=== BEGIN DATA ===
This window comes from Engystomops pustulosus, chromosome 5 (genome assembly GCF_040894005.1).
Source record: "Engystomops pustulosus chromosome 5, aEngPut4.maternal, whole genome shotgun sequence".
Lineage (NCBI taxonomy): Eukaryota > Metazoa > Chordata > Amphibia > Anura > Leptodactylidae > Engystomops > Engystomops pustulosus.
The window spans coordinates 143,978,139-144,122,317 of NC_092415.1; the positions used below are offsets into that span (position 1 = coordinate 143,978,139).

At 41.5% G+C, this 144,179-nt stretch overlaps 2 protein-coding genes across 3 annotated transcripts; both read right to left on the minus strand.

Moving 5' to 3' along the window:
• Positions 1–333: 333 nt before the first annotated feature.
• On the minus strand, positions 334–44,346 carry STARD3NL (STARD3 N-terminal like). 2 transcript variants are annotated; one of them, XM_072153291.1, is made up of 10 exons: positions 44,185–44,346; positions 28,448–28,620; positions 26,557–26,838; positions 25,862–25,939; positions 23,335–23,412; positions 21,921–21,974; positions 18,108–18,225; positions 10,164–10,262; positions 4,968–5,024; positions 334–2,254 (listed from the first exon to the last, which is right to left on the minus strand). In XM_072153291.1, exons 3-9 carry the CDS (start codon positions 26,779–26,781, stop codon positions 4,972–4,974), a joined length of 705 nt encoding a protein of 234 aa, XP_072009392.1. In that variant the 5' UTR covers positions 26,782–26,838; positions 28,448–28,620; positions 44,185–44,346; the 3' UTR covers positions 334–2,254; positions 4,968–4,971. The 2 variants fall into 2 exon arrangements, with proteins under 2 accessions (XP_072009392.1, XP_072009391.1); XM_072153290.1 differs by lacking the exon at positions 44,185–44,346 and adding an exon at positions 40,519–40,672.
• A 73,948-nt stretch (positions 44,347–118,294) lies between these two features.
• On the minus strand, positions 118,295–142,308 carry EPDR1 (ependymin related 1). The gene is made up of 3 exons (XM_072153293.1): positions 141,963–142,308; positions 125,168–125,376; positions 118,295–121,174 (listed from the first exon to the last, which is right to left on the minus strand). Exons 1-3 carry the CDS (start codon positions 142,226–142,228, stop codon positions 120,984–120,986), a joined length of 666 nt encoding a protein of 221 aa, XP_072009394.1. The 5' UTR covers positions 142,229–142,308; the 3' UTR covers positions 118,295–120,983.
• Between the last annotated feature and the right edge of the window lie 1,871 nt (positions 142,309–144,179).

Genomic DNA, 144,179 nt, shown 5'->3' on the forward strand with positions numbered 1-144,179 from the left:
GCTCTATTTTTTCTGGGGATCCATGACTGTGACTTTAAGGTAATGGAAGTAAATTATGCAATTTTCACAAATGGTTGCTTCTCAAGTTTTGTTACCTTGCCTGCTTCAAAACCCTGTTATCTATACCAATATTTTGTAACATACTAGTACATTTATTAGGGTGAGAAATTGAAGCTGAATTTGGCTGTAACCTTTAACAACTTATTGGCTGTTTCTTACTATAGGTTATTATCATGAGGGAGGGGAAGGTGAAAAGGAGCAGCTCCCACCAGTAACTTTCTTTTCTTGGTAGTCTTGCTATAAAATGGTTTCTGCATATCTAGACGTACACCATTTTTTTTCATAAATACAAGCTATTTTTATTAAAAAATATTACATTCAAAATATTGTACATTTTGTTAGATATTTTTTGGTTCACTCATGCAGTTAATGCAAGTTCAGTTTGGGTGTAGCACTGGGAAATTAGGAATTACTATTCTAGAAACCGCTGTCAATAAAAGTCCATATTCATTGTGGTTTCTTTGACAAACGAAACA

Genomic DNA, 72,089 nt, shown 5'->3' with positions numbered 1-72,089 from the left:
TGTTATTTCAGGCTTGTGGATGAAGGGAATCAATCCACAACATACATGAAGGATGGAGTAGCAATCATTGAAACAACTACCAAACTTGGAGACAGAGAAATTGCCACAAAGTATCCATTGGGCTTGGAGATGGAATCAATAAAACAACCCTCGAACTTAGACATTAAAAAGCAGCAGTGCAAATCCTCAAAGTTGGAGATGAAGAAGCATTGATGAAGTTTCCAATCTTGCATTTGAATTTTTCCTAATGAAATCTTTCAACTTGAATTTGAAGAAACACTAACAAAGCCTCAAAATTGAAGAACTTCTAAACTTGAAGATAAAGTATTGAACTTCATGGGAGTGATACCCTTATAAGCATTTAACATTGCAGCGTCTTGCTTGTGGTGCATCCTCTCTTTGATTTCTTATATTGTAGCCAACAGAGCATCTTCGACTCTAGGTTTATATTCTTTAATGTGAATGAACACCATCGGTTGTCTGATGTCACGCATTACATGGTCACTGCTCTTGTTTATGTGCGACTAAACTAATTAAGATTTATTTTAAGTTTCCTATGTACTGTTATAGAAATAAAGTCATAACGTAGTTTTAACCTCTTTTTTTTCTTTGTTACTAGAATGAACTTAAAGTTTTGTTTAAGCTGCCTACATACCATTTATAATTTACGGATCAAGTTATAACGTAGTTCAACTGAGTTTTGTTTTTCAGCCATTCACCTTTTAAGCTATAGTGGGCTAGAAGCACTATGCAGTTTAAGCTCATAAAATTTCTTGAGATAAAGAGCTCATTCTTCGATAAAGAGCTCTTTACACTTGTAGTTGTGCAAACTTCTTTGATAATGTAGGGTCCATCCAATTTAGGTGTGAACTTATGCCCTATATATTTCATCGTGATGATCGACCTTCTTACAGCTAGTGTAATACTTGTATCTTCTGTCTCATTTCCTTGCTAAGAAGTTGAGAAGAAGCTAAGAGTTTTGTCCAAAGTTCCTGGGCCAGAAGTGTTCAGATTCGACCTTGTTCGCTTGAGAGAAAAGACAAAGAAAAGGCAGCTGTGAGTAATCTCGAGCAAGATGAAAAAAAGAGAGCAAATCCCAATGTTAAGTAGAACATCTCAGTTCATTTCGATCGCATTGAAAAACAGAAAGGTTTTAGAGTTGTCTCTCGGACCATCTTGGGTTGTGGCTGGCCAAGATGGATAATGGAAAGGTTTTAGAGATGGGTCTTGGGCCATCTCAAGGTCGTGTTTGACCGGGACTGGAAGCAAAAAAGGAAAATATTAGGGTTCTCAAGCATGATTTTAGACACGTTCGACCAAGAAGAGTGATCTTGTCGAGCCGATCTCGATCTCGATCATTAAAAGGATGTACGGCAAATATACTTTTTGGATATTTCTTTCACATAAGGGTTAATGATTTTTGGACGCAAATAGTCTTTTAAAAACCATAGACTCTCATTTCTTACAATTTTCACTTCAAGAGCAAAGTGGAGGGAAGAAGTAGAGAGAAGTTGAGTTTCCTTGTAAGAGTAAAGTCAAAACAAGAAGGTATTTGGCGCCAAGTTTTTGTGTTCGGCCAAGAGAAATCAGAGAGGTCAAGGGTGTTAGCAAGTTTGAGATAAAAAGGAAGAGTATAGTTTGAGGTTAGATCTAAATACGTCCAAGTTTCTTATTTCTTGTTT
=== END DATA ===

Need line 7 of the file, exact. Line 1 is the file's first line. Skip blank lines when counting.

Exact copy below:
• Positions 1–333: 333 nt before the first annotated feature.